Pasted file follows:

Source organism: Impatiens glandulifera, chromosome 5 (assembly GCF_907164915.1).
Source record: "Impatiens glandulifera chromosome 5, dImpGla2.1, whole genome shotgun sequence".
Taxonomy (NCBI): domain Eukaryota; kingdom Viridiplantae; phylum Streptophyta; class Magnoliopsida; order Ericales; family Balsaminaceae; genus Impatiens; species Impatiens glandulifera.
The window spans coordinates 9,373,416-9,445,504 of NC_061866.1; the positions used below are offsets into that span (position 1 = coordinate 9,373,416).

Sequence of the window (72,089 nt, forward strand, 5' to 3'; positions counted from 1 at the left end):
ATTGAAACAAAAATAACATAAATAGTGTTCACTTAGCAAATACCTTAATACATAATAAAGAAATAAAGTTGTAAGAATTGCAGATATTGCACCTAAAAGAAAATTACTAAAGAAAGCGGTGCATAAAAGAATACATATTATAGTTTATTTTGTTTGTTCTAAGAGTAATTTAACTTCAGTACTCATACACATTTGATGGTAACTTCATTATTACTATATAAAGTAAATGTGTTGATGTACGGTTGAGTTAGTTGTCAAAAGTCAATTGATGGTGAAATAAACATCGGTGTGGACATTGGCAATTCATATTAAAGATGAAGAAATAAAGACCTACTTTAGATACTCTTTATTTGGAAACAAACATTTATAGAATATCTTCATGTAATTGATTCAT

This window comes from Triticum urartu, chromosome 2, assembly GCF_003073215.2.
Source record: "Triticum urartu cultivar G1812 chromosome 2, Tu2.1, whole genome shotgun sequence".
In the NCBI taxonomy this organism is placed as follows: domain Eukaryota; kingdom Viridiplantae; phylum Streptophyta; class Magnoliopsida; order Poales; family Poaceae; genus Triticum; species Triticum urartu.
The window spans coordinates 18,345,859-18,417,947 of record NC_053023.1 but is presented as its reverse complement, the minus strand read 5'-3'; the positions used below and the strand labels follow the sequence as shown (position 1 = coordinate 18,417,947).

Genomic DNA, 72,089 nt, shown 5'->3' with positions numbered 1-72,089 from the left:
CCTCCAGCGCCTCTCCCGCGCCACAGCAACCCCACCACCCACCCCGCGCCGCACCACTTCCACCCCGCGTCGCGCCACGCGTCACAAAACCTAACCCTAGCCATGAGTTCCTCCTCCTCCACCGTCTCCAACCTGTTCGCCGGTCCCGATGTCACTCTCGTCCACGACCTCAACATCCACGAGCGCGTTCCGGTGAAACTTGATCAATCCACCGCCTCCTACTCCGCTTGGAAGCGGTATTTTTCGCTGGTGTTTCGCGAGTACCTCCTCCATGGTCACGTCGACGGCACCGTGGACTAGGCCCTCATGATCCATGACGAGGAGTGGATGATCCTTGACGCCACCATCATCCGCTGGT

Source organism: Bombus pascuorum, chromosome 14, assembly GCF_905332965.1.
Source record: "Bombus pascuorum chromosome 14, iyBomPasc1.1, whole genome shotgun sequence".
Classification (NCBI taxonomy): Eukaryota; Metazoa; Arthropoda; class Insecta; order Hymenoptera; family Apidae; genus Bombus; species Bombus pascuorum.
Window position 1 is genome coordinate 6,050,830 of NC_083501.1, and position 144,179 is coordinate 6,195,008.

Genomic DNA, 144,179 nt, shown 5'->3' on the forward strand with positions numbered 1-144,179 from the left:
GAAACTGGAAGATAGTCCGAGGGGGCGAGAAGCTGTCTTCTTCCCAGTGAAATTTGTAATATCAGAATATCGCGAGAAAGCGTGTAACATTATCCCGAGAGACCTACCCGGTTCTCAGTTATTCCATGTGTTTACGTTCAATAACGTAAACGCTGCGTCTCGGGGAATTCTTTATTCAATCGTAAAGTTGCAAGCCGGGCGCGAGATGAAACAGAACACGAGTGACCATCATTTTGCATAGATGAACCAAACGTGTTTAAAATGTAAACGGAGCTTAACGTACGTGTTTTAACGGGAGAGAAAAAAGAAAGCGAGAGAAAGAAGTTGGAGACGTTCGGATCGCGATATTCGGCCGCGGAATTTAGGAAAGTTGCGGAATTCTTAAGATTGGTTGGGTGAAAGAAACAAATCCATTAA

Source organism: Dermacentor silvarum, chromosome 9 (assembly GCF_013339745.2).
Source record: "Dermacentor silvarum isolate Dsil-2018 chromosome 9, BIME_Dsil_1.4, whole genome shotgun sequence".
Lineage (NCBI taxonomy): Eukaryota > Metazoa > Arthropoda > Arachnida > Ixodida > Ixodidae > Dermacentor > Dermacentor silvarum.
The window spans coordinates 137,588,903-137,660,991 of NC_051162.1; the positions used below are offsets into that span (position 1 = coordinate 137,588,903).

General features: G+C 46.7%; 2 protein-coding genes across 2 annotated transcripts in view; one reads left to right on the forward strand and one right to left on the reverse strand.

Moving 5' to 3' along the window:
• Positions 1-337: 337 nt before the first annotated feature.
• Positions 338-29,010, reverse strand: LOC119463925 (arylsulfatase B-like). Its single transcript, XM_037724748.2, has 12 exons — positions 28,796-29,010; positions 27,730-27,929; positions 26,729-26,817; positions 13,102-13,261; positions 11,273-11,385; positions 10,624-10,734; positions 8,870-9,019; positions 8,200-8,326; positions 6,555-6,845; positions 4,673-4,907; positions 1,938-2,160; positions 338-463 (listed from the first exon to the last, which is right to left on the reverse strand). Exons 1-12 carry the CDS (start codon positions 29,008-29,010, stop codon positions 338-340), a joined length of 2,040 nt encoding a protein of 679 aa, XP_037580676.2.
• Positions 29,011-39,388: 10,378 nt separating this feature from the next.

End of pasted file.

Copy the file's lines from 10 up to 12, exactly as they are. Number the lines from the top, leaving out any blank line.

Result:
The window spans coordinates 18,345,859-18,417,947 of record NC_053023.1 but is presented as its reverse complement, the minus strand read 5'-3'; the positions used below and the strand labels follow the sequence as shown (position 1 = coordinate 18,417,947).

Genomic DNA, 72,089 nt, shown 5'->3' with positions numbered 1-72,089 from the left:
CCTCCAGCGCCTCTCCCGCGCCACAGCAACCCCACCACCCACCCCGCGCCGCACCACTTCCACCCCGCGTCGCGCCACGCGTCACAAAACCTAACCCTAGCCATGAGTTCCTCCTCCTCCACCGTCTCCAACCTGTTCGCCGGTCCCGATGTCACTCTCGTCCACGACCTCAACATCCACGAGCGCGTTCCGGTGAAACTTGATCAATCCACCGCCTCCTACTCCGCTTGGAAGCGGTATTTTTCGCTGGTGTTTCGCGAGTACCTCCTCCATGGTCACGTCGACGGCACCGTGGACTAGGCCCTCATGATCCATGACGAGGAGTGGATGATCCTTGACGCCACCATCATCCGCTGGT